Op­di­vo, Yer­voy com­bo scores high­er sur­vival rate for melanoma, with worse ad­verse events

Bris­tol-My­ers, which has been work­ing on bol­ster­ing its case for a com­bi­na­tion of Op­di­vo and Yer­voy in treat­ing can­cer, al­so turned up at AACR with new da­ta that high­lights im­proved sur­vival rates for melanoma rates.

James Larkin, On­col­o­gist

On­col­o­gist James Larkin and col­leagues en­rolled 945 first-line pa­tients with ad­vanced melanoma and ran­dom­ly as­signed them in equal groups to nivolum­ab plus ip­il­i­mum­ab, nivolum­ab, or ip­il­i­mum­ab.

Af­ter a min­i­mum fol­low-up of 28 months, in­ves­ti­ga­tors re­port­ed, me­di­an over­all sur­vival among those pa­tients ran­dom­ly as­signed ip­il­i­mum­ab was 20 months. The me­di­an OS had not been reached for the nivolum­ab plus ip­il­i­mum­ab or the nivolum­ab plus place­bo arms.

A to­tal of 64% in the com­bo arm achieved two-year sur­vival, the high­est rate. The rate was 59% and 45% among those ran­dom­ly as­signed nivolum­ab plus place­bo and ip­il­i­mum­ab alone. But the com­bo arm al­so ex­pe­ri­enced worse ad­verse events.

Re­searchers added:

A sim­i­lar trend was seen for me­di­an du­ra­tion of re­sponse. Me­di­an du­ra­tion of re­sponse had not been reached in the nivolum­ab plus ip­il­i­mum­ab arm, while it was 31.1 months and 18.2 months for the nivolum­ab plus place­bo arm and ip­il­i­mum­ab alone arm, re­spec­tive­ly. In de­scrip­tive analy­ses, mean­ing the study was not pow­ered for this com­par­i­son, pa­tients ran­dom­ly as­signed nivolum­ab plus ip­il­i­mum­ab had a 12 per­cent low­er risk of death com­pared with those ran­dom­ly as­signed nivolum­ab plus place­bo.

“It is ex­cit­ing to see that ini­tial re­sults sug­gest that the nivolum­ab plus ip­il­i­mum­ab com­bi­na­tion pro­vides fa­vor­able sur­vival out­comes com­pared with ip­il­i­mum­ab alone,” said Larkin. “How­ev­er, the com­bi­na­tion al­so re­sults in a high­er rate of se­vere ad­verse events than nivolum­ab or ip­il­i­mum­ab alone, so it is im­por­tant to con­sid­er this when mak­ing treat­ment de­ci­sions for pa­tients.”

Biotech Half­time Re­port: Af­ter a bumpy year, is biotech ready to re­bound?

The biotech sector has come down firmly from the highs of February as negative sentiment takes hold. The sector had a major boost of optimism from the success of the COVID-19 vaccines, making investors keenly aware of the potential of biopharma R&D engines. But from early this year, clinical trial, regulatory and access setbacks have reminded investors of the sector’s inherent risks.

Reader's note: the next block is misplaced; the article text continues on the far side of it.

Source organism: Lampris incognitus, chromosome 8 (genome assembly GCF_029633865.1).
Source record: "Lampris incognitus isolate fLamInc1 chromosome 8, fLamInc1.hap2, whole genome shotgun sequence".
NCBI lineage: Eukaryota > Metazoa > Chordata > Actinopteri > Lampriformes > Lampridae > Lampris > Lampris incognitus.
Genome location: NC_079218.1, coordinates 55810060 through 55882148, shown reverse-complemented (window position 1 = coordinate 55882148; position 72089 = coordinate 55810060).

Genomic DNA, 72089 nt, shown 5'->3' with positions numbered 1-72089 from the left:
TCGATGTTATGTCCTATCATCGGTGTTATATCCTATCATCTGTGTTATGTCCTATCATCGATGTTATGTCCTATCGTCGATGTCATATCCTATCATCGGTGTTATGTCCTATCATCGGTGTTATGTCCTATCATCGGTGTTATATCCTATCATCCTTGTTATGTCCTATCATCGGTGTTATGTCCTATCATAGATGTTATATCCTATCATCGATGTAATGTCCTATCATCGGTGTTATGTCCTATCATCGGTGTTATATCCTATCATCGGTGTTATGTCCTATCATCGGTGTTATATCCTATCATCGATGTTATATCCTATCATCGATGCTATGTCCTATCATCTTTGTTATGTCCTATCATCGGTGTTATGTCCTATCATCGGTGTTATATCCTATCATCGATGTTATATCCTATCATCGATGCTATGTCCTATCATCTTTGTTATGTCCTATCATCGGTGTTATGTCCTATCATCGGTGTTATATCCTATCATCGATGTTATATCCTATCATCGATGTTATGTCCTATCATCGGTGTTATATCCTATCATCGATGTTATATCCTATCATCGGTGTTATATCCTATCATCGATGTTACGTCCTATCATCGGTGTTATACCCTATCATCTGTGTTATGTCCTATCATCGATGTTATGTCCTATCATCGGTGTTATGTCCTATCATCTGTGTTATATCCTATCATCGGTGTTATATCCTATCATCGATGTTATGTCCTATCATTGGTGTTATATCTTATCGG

RBC Capital Markets recently surveyed investors to take the temperature of the market, a mix of specialists/generalists and long-only/ long-short investment strategies. Heading into the second half of the year, investors mostly see the sector as undervalued (49%), a large change from the first half of the year when only 20% rated it as undervalued. Around 41% of investors now believe that biotech will underperform the S&P500 in the second half of 2021. Despite that view, 54% plan to maintain their position in the market and 41% still plan to increase their holdings.

UP­DAT­ED: Boehringer nabs FDA's first in­ter­change­abil­i­ty des­ig­na­tion for its Hu­mi­ra com­peti­tor — but will it mat­ter?

The FDA late Friday awarded Boehringer Ingelheim the first interchangeability designation for its Humira biosimilar Cyltezo, meaning that when it launches in July 2023, pharmacists will be able to automatically substitute the Boehringer’s version for AbbVie’s mega-blockbuster without a doctor’s input.

The designation will likely give Boehringer, which first won approval for Cyltezo in 2017, the leg up on a crowded field of Humira competitors.

Bio­gen hit by ALS set­back with PhI­II fail­ure for tofersen — but fol­lows a fa­mil­iar strat­e­gy high­light­ing the pos­i­tive

Patients and analysts waiting to hear Sunday how Biogen’s SOD1-ALS drug tofersen fared in Phase III didn’t have to wait long for the top-line result they were all waiting for. The drug failed the primary endpoint on significantly improving the functional and neurologic decline of patients over 28 weeks as well as the extension period for continued observation.

In fact, there was very little difference in response.

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Reshma Kewalramani, Vertex CEO (YouTube)